a. If so, please summarize or reproduce your policy here (or you may email a copy of your policy to rishell@lgbtbar.org):

The University doesn’t offer health benefits to any student

14. Do all students at your law school have access to counseling and/or therapy services either through the law school or the larger University?
Yes
15. Does your law school provide at least bi-annual mandatory diversity and inclusion training that incorporates robust LGBTQ+ curriculum, for all staff/faculty/administrators?
N/A

Our school does offer diversity and inclusion training which includes LGBT+ training, however the training is not mandatory

16. Does your law school provide a gender-inclusive restroom in any and/or all law school buildings?
Yes
a. How is that restroom identified (i.e., what does the signage say, is it identified on building maps, is there a gender-inclusive restroom policy that applies to all restrooms and where is that statement published, etc.)?

The Law School provides gender-inclusive restrooms (with locks) in its buildings.  The signage identifies the restrooms as being available for any gender or person with access limitations.  The University’s office of Student Engagement Equity & Inclusion provides a campus map with these available locations to the LGBTQ community.

17. Does your law school have one or more annual LGBTQ+ course offerings (e.g., LGBT Law and Policy, Sexual Orientation and the Law, Gender and the Law (taught with trans-inclusive and focused materials), etc.)?
Yes
a. If so, please list course names

Sexuality and the Law offered Spring 2019, then rescheduled for Fall 2019

18. Does your law school have an active, visible LGBTQ+ law student group that is supported by the institution?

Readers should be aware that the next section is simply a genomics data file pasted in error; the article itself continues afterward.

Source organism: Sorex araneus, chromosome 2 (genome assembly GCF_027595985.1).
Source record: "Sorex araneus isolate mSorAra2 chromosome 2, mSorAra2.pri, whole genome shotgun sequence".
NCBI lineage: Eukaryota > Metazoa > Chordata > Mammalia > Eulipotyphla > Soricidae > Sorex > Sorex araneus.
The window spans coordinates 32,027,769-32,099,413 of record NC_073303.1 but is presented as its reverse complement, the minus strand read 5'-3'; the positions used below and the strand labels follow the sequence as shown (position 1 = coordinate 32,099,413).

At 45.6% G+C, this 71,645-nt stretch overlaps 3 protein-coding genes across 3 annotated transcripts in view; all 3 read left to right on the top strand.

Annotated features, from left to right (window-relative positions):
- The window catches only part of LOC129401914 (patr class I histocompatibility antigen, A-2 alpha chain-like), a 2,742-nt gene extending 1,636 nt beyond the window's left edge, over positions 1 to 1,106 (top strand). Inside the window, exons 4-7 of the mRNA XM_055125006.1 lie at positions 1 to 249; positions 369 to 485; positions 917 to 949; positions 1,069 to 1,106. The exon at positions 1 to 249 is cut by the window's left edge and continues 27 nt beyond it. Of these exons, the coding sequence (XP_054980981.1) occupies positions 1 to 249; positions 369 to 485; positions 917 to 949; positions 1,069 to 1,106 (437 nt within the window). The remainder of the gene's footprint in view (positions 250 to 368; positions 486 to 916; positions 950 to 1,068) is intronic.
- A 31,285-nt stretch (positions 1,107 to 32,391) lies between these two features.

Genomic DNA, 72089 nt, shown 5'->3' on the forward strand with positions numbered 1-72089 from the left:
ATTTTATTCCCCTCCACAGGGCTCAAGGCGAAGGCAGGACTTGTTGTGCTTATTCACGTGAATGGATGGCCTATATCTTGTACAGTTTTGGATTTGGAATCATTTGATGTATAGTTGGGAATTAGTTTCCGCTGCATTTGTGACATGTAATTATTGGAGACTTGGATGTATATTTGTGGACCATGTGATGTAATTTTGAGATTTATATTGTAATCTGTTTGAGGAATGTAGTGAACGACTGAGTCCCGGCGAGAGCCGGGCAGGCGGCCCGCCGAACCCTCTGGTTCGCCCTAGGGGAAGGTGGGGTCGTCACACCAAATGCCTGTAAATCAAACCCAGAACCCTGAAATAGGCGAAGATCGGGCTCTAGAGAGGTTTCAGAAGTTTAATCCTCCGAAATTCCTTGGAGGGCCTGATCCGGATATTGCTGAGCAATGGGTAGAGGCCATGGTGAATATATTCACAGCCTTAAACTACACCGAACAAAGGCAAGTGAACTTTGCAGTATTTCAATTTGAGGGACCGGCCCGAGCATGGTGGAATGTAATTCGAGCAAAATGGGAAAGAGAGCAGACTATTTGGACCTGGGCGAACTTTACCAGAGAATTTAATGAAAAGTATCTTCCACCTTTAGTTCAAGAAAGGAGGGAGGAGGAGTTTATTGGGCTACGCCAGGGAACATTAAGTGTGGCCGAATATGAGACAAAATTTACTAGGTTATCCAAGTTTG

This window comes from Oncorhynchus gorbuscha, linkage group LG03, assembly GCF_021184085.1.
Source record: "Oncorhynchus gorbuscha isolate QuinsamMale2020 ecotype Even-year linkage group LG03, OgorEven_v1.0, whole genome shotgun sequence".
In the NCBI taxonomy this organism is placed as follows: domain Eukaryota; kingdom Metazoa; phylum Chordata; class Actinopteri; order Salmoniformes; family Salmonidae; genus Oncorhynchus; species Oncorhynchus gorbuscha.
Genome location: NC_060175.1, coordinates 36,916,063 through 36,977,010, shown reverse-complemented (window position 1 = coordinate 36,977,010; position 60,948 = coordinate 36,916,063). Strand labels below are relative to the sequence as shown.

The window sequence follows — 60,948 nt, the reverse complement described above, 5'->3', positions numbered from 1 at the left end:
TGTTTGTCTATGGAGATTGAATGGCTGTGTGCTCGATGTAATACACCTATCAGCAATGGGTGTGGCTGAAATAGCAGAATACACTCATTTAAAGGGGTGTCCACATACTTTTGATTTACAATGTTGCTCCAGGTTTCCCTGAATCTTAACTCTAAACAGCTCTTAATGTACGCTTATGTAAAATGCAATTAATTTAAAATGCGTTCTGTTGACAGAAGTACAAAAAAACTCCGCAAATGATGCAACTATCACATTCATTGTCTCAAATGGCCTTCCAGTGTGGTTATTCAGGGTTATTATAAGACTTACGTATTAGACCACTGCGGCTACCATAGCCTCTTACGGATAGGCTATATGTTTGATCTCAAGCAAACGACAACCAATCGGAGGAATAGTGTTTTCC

Yes
19. Does your law school have a hate/bias incident policy that students are required to follow?
Yes
a. If so, does that process specifically identify sexual orientation, gender identity, or both as protected categories?

Yes

b. is there a clear hate bias/incident reporting process for students/faculty/staff to utilize if necessary?
20. Please describe all additional ways, not identified through your responses, that your law school works to be safe, inclusive, and welcoming to LGBTQ+ students, faculty, and administrators:
  • A standing committee on diversity and inclusion;
  • An annual diversity week of events;
  • Faculty/staff training last year with Tony Tyler, director of student engagement equity and inclusion at Drake University, on LGBTQIA issues;
  • Many faculty who attended that training display “safe spaces” signs on their door; and
  • Had trans advocate Ellie Krug here Nov. 2016 to do talks on Trans 101, Being a Trans lawyer and a faculty/student/staff workshop on gray area thinking.